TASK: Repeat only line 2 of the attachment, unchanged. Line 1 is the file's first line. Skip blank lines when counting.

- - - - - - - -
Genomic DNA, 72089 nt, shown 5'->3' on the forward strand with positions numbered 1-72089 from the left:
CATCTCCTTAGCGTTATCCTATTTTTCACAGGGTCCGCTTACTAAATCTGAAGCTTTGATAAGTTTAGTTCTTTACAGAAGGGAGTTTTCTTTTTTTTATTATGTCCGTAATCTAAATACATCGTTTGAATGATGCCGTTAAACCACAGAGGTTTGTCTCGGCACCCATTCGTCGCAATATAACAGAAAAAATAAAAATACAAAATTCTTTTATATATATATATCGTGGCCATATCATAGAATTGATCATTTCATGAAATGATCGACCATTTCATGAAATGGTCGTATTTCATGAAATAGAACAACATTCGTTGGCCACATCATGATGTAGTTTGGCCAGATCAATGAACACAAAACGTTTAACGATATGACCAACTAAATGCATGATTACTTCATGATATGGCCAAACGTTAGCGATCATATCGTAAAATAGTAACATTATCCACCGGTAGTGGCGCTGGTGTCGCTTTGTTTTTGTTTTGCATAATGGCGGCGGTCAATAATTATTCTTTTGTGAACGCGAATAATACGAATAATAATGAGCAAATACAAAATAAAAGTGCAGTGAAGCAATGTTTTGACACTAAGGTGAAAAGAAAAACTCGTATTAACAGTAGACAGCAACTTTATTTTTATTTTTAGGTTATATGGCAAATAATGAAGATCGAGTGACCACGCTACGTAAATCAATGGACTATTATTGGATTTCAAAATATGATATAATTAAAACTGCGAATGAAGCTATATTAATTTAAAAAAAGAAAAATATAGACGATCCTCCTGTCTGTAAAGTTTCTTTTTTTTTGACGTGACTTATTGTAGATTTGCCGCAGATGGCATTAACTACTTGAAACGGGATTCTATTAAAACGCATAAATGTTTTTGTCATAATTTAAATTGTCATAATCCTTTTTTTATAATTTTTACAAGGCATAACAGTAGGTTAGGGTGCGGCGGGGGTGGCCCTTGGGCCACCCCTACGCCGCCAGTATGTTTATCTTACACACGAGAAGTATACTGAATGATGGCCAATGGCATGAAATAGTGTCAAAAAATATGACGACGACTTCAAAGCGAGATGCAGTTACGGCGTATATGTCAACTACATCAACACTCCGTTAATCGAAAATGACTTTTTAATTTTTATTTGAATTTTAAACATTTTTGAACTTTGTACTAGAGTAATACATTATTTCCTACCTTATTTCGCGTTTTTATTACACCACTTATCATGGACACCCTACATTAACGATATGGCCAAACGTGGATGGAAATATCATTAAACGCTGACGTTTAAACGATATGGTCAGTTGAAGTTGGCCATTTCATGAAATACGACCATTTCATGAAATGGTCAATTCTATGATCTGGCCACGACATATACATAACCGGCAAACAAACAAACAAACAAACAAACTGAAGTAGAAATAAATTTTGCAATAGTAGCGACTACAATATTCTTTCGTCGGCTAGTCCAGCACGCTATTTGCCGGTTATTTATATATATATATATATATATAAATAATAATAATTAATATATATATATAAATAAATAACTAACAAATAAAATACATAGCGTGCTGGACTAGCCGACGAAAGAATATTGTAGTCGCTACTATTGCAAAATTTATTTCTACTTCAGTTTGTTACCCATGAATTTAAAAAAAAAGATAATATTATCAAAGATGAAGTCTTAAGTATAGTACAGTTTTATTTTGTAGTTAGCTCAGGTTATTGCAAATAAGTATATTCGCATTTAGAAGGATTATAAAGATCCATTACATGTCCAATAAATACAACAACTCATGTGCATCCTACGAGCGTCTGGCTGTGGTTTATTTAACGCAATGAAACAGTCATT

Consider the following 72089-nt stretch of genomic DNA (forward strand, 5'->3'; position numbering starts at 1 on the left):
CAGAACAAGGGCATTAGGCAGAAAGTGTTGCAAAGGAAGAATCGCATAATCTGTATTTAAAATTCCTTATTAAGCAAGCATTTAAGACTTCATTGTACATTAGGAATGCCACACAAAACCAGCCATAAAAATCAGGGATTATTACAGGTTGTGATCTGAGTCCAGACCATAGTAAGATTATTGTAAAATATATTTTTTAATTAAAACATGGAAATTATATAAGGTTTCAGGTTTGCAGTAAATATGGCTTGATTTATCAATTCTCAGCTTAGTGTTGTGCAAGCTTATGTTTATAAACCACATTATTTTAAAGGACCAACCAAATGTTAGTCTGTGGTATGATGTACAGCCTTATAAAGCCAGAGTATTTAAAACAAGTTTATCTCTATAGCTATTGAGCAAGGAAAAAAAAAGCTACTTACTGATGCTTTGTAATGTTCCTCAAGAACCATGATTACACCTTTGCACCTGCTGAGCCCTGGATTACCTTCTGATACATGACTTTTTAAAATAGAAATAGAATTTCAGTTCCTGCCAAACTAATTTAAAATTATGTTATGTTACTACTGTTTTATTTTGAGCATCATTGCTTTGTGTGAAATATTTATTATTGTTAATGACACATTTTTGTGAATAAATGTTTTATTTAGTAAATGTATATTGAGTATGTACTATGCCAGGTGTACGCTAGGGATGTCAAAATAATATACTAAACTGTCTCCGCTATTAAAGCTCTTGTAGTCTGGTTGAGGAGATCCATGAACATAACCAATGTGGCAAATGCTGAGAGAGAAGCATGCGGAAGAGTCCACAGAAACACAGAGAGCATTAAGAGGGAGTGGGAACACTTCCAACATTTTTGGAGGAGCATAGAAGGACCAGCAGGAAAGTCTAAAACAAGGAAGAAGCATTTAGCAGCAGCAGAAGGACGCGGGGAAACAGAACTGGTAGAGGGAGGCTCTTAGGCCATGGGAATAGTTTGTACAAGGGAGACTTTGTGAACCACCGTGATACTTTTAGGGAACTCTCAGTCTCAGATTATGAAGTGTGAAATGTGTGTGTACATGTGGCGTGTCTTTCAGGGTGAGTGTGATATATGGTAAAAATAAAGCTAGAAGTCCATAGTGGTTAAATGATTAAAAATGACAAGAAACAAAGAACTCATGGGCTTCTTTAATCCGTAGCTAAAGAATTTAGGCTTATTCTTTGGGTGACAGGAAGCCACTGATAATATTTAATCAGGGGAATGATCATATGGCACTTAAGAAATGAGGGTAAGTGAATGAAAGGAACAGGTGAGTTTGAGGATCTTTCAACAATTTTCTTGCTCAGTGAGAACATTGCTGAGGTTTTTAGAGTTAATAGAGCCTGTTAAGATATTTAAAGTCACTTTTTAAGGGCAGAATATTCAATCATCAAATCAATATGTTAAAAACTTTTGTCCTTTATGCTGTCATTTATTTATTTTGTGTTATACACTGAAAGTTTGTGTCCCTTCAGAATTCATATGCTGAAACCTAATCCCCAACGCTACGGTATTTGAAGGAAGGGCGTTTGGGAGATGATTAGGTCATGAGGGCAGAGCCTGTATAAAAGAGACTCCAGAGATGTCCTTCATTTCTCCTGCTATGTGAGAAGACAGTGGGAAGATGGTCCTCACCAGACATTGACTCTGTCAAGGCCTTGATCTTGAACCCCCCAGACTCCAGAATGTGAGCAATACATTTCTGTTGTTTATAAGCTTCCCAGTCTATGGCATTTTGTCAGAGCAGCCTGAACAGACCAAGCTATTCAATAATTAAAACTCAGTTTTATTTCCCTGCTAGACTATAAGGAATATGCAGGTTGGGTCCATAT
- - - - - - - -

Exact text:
CATCTCCTTAGCGTTATCCTATTTTTCACAGGGTCCGCTTACTAAATCTGAAGCTTTGATAAGTTTAGTTCTTTACAGAAGGGAGTTTTCTTTTTTTTATTATGTCCGTAATCTAAATACATCGTTTGAATGATGCCGTTAAACCACAGAGGTTTGTCTCGGCACCCATTCGTCGCAATATAACAGAAAAAATAAAAATACAAAATTCTTTTATATATATATATCGTGGCCATATCATAGAATTGATCATTTCATGAAATGATCGACCATTTCATGAAATGGTCGTATTTCATGAAATAGAACAACATTCGTTGGCCACATCATGATGTAGTTTGGCCAGATCAATGAACACAAAACGTTTAACGATATGACCAACTAAATGCATGATTACTTCATGATATGGCCAAACGTTAGCGATCATATCGTAAAATAGTAACATTATCCACCGGTAGTGGCGCTGGTGTCGCTTTGTTTTTGTTTTGCATAATGGCGGCGGTCAATAATTATTCTTTTGTGAACGCGAATAATACGAATAATAATGAGCAAATACAAAATAAAAGTGCAGTGAAGCAATGTTTTGACACTAAGGTGAAAAGAAAAACTCGTATTAACAGTAGACAGCAACTTTATTTTTATTTTTAGGTTATATGGCAAATAATGAAGATCGAGTGACCACGCTACGTAAATCAATGGACTATTATTGGATTTCAAAATATGATATAATTAAAACTGCGAATGAAGCTATATTAATTTAAAAAAAGAAAAATATAGACGATCCTCCTGTCTGTAAAGTTTCTTTTTTTTTGACGTGACTTATTGTAGATTTGCCGCAGATGGCATTAACTACTTGAAACGGGATTCTATTAAAACGCATAAATGTTTTTGTCATAATTTAAATTGTCATAATCCTTTTTTTATAATTTTTACAAGGCATAACAGTAGGTTAGGGTGCGGCGGGGGTGGCCCTTGGGCCACCCCTACGCCGCCAGTATGTTTATCTTACACACGAGAAGTATACTGAATGATGGCCAATGGCATGAAATAGTGTCAAAAAATATGACGACGACTTCAAAGCGAGATGCAGTTACGGCGTATATGTCAACTACATCAACACTCCGTTAATCGAAAATGACTTTTTAATTTTTATTTGAATTTTAAACATTTTTGAACTTTGTACTAGAGTAATACATTATTTCCTACCTTATTTCGCGTTTTTATTACACCACTTATCATGGACACCCTACATTAACGATATGGCCAAACGTGGATGGAAATATCATTAAACGCTGACGTTTAAACGATATGGTCAGTTGAAGTTGGCCATTTCATGAAATACGACCATTTCATGAAATGGTCAATTCTATGATCTGGCCACGACATATACATAACCGGCAAACAAACAAACAAACAAACAAACTGAAGTAGAAATAAATTTTGCAATAGTAGCGACTACAATATTCTTTCGTCGGCTAGTCCAGCACGCTATTTGCCGGTTATTTATATATATATATATATATATAAATAATAATAATTAATATATATATATAAATAAATAACTAACAAATAAAATACATAGCGTGCTGGACTAGCCGACGAAAGAATATTGTAGTCGCTACTATTGCAAAATTTATTTCTACTTCAGTTTGTTACCCATGAATTTAAAAAAAAAGATAATATTATCAAAGATGAAGTCTTAAGTATAGTACAGTTTTATTTTGTAGTTAGCTCAGGTTATTGCAAATAAGTATATTCGCATTTAGAAGGATTATAAAGATCCATTACATGTCCAATAAATACAACAACTCATGTGCATCCTACGAGCGTCTGGCTGTGGTTTATTTAACGCAATGAAACAGTCATT